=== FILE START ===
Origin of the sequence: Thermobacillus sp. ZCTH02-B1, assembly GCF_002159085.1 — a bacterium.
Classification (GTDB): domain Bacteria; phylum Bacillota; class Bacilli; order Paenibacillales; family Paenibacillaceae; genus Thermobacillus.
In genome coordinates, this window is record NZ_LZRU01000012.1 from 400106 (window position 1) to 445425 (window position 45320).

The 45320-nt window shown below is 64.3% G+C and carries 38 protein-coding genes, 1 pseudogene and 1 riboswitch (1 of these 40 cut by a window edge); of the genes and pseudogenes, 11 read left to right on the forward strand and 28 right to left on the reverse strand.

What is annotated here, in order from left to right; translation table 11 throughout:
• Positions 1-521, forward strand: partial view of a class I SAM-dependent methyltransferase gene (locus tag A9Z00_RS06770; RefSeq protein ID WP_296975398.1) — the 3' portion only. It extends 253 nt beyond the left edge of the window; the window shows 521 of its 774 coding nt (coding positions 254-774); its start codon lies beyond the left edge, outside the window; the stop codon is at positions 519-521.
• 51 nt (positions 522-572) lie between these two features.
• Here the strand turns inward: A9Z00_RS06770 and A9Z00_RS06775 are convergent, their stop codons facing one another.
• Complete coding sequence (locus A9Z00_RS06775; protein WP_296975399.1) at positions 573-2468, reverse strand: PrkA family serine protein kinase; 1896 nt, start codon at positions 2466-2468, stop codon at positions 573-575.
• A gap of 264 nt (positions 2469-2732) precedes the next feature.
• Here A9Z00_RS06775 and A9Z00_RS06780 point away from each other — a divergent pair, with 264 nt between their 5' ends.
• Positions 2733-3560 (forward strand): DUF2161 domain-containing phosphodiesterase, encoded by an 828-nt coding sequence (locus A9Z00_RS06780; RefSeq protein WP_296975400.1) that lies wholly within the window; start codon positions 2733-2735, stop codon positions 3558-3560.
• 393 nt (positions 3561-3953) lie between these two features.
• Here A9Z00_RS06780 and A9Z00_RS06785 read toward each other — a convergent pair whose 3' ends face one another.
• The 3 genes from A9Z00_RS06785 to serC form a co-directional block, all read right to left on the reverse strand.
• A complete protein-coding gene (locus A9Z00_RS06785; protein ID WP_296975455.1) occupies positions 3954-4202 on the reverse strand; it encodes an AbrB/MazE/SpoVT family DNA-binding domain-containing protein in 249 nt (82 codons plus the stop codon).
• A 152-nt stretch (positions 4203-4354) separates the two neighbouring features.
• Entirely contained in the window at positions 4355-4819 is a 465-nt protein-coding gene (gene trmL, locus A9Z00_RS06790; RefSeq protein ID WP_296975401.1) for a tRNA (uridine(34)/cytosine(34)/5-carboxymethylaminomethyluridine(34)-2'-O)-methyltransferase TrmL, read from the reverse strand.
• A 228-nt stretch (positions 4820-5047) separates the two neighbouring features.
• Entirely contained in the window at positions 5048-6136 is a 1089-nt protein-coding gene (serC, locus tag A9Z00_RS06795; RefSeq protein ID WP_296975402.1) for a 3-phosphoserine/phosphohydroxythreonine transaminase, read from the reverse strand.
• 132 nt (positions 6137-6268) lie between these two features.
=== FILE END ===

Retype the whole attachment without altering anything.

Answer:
Origin of the sequence: Thermobacillus sp. ZCTH02-B1, assembly GCF_002159085.1 — a bacterium.
Classification (GTDB): domain Bacteria; phylum Bacillota; class Bacilli; order Paenibacillales; family Paenibacillaceae; genus Thermobacillus.
In genome coordinates, this window is record NZ_LZRU01000012.1 from 400106 (window position 1) to 445425 (window position 45320).

The 45320-nt window shown below is 64.3% G+C and carries 38 protein-coding genes, 1 pseudogene and 1 riboswitch (1 of these 40 cut by a window edge); of the genes and pseudogenes, 11 read left to right on the forward strand and 28 right to left on the reverse strand.

What is annotated here, in order from left to right; translation table 11 throughout:
• Positions 1-521, forward strand: partial view of a class I SAM-dependent methyltransferase gene (locus tag A9Z00_RS06770; RefSeq protein ID WP_296975398.1) — the 3' portion only. It extends 253 nt beyond the left edge of the window; the window shows 521 of its 774 coding nt (coding positions 254-774); its start codon lies beyond the left edge, outside the window; the stop codon is at positions 519-521.
• 51 nt (positions 522-572) lie between these two features.
• Here the strand turns inward: A9Z00_RS06770 and A9Z00_RS06775 are convergent, their stop codons facing one another.
• Complete coding sequence (locus A9Z00_RS06775; protein WP_296975399.1) at positions 573-2468, reverse strand: PrkA family serine protein kinase; 1896 nt, start codon at positions 2466-2468, stop codon at positions 573-575.
• A gap of 264 nt (positions 2469-2732) precedes the next feature.
• Here A9Z00_RS06775 and A9Z00_RS06780 point away from each other — a divergent pair, with 264 nt between their 5' ends.
• Positions 2733-3560 (forward strand): DUF2161 domain-containing phosphodiesterase, encoded by an 828-nt coding sequence (locus A9Z00_RS06780; RefSeq protein WP_296975400.1) that lies wholly within the window; start codon positions 2733-2735, stop codon positions 3558-3560.
• 393 nt (positions 3561-3953) lie between these two features.
• Here A9Z00_RS06780 and A9Z00_RS06785 read toward each other — a convergent pair whose 3' ends face one another.
• The 3 genes from A9Z00_RS06785 to serC form a co-directional block, all read right to left on the reverse strand.
• A complete protein-coding gene (locus A9Z00_RS06785; protein ID WP_296975455.1) occupies positions 3954-4202 on the reverse strand; it encodes an AbrB/MazE/SpoVT family DNA-binding domain-containing protein in 249 nt (82 codons plus the stop codon).
• A 152-nt stretch (positions 4203-4354) separates the two neighbouring features.
• Entirely contained in the window at positions 4355-4819 is a 465-nt protein-coding gene (gene trmL, locus A9Z00_RS06790; RefSeq protein ID WP_296975401.1) for a tRNA (uridine(34)/cytosine(34)/5-carboxymethylaminomethyluridine(34)-2'-O)-methyltransferase TrmL, read from the reverse strand.
• A 228-nt stretch (positions 4820-5047) separates the two neighbouring features.
• Entirely contained in the window at positions 5048-6136 is a 1089-nt protein-coding gene (serC, locus tag A9Z00_RS06795; RefSeq protein ID WP_296975402.1) for a 3-phosphoserine/phosphohydroxythreonine transaminase, read from the reverse strand.
• 132 nt (positions 6137-6268) lie between these two features.